The hallmark of disease in the Mfp2−/− mouse model is development of extensive microgliosis in gray matter regions of the CNS in the absence of overt neuronal loss and demyelination (Verheijden et al., 2013, 2015; Beckers et al., 2017). We recently characterized the unique phenotype of microglia in Mfp2−/− mice and found that they strongly proliferate, adopt a chronic and primed activation state and lose their typical homeostatic signature (Verheijden et al., 2015). They obtain a mixed pro- and anti-inflammatory phenotype, but some mediators considered to be detrimental for neurons such as iNOS are not increased, in accordance with the absence of phagocytic activities (Verheijden et al., 2013, 2015). There is no infiltration of peripheral monocytes, no systemic inflammation and no contribution of peripheral pathology to the clinical deterioration in Mfp2−/− mice (Jia et al., 2003; Huyghe et al., 2006b,c; Verheijden et al., 2013, 2015). We previously generated a mouse model in which the HSD17B4 gene was conditionally inactivated in neural progenitor cells (NestinCre+Mfp2loxP/loxP, further denoted as Nestin-Mfp2−/− mice) resulting in the complete depletion of the enzyme in neurons, astrocytes and oligodendrocytes (Verheijden et al., 2013, 2014). Whereas constitutive Mfp2−/− mice (further denoted as Mfp2−/−) develop chronic and extensive microgliosis and die within 4–6 months, Nestin-Mfp2−/− mice only develop minor microgliosis and survive up to 12 months. In contrast to the severe lethargic pathology in Mfp2−/− mice, Nestin-Mfp2−/− mice develop a milder clinical decline dominated by ataxia at a preterminal stage of disease (Verheijden et al., 2013, 2014).

Microglia, the resident immune cells of the CNS, critically contribute to brain homeostasis both during development and adulthood (Wake et al., 2009; Tremblay et al., 2010; Paolicelli et al., 2011; Schafer et al., 2012; Salter and Beggs, 2014). Proper bidirectional neuron-microglia signaling is essential to fine-tune fundamental processes in the healthy CNS (Prinz and Priller, 2014; Yirmiya et al., 2015; Rohan Walker and Yirmiya, 2016). Microglia create a neuroprotective environment by releasing neurotrophic factors and anti-inflammatory cytokines in physiological conditions (Elkabes et al., 1996; Batchelor et al., 2002; Coull et al., 2005; Vukovic et al., 2012; Béchade et al., 2013). Vice versa, neuronal suppressive signals including CX3CL (fractalkine) and CD200 restrain microglial activation in the healthy brain (Polazzi and Monti, 2010; Saijo and Glass, 2011; Li et al., 2012; Eyo and Wu, 2013). Aberrant neuron-microglia interactions in neuropathological conditions such as loss of neuronal restraint on microglia due to neuronal dysfunction or degeneration can trigger microglial activation (Ransohoff and Cardona, 2010; Saijo and Glass, 2011; Wolf et al., 2013; Biber et al., 2014; Cardona et al., 2015). Activation of microglia in CNS disease is often described as a double-edged sword as they mediate both neuroprotective and neurotoxic effects (Block et al., 2007; Biber et al., 2014; Prinz and Priller, 2014; Crotti and Ransohoff, 2016). Dependent on timing and type of disease, microglial activation can be cause, contributor, bystander, protector or consequence of neuronal dysfunction.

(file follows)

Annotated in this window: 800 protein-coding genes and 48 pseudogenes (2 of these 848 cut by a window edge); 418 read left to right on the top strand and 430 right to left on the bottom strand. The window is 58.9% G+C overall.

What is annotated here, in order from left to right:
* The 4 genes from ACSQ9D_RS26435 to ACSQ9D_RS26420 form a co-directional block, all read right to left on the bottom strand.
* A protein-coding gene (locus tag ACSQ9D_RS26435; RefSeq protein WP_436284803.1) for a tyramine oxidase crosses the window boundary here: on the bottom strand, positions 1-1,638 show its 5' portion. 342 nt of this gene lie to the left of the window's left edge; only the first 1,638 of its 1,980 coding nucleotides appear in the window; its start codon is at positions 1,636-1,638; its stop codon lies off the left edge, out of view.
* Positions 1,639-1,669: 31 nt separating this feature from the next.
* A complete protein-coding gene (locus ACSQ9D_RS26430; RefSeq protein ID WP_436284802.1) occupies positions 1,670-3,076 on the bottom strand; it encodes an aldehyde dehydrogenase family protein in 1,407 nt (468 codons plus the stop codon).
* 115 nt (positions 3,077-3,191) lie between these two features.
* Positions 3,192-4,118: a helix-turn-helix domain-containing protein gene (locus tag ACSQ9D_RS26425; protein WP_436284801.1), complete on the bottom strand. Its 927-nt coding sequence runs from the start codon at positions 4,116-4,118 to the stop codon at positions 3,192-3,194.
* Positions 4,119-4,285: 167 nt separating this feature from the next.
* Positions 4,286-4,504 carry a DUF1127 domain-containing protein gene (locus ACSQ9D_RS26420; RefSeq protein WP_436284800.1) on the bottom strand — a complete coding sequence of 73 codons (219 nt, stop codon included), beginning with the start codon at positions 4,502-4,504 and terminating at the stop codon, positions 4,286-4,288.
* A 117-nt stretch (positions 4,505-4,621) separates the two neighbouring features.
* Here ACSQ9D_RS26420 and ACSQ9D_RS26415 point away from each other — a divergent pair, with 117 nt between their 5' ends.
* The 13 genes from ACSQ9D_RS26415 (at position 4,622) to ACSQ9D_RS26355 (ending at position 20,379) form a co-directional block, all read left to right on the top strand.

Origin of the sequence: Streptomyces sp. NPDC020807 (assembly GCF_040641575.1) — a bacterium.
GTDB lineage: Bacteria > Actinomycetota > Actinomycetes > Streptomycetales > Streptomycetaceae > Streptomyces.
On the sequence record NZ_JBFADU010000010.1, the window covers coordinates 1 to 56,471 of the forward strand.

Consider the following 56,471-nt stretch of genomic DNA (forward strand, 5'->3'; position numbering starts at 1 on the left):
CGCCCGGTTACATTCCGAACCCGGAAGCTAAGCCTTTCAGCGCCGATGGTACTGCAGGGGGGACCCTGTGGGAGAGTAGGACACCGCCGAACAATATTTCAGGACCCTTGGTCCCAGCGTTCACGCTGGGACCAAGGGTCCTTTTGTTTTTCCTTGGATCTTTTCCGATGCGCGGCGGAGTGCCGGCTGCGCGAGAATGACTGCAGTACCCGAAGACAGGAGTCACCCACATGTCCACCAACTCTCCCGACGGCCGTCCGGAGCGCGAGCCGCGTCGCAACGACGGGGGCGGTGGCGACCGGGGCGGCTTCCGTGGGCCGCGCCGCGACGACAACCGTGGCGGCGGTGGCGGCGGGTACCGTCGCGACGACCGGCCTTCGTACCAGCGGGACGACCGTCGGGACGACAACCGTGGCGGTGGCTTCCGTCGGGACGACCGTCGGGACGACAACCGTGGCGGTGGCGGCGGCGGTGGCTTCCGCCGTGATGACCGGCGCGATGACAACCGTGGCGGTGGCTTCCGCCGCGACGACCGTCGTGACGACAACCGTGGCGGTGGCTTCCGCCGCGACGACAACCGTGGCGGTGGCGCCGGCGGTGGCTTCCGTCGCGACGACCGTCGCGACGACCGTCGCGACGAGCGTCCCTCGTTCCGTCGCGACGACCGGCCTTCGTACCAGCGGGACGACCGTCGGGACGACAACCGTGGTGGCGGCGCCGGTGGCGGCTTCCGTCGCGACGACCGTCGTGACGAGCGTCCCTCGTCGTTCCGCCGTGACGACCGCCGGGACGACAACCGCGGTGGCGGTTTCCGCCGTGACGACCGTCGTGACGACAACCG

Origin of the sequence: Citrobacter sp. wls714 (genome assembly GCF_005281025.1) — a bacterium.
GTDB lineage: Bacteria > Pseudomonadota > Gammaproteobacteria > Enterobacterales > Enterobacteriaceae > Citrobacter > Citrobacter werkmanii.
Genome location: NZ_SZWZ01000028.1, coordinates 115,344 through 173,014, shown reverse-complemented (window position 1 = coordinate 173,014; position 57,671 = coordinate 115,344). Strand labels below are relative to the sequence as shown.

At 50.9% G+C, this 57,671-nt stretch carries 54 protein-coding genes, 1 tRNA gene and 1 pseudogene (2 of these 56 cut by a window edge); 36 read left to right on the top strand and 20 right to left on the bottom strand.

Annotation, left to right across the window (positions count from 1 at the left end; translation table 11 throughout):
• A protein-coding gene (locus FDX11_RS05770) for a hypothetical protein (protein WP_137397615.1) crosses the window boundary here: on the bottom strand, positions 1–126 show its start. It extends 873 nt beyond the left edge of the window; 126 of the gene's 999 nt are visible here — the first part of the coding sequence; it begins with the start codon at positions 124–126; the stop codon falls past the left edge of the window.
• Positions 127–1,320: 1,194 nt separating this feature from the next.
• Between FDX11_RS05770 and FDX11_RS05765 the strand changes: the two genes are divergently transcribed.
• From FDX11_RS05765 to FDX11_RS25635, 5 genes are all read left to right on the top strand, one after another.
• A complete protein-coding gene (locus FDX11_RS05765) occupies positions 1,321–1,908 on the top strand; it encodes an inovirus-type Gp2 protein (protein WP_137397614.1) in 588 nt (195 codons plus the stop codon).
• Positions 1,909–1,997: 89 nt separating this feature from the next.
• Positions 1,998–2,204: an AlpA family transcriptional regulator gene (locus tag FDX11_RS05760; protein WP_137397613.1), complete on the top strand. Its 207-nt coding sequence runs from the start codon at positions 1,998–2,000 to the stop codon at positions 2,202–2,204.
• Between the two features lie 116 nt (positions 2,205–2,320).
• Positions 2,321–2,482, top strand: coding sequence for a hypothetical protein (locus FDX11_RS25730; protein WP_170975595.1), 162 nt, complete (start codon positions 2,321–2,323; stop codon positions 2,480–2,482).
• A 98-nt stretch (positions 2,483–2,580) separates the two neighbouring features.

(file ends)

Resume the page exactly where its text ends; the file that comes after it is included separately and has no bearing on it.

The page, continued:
We hypothesized that the severe phenotype and shorter life span of Mfp2−/− compared to Nestin-Mfp2−/− mice is related to the robust microglial reactivity in Mfp2−/− mice. We therefore characterized the microglial features of both mouse models and determined whether constitutive vs. neural-selective MFP2 deficiency differentially affects neurological function in order to illuminate the cellular mechanisms of disease. Hereto, brainstem auditory evoked potentials (BAEPs), explorative locomotion, and grip strength were assessed in early, mid and late stages of disease in both models.

Materials and Methods

Mouse Breeding

The generation and characterization of Mfp2−/− and Nestin-Mfp2−/− mice has been described (Baes et al., 2000; Verheijden et al., 2013). Mfp2loxP/loxP mice in which exon 8 of the HSD17B4 gene is flanked by LoxP sequences were bred with Nestin-Cre mice (Tronche et al., 1999) that cause recombination in neural progenitor cells that give rise to neurons, oligodendrocytes and astrocytes. Mfp2−/− and NestinCre+Mfp2loxP/loxP (denoted as Nestin-Mfp2−/− mice) were bred on a Swiss/Webster background. As we did not detect differences between wild type and heterozygous mice in our previous investigations, both were used as controls for Mfp2−/− and Nestin-Mfp2−/− mice. Genotyping was performed on tail DNA. All mice were bred in the animal housing facility of the KU Leuven, had ad libitum access to water and standard rodent food, and were kept on a 12-h light and dark cycle. This study was carried out in accordance with the recommendations of “Guidelines for Care and Use of Experimental Animals” and fully approved by the Research Ethical committee of the KU Leuven (#190/2012, #181/2015).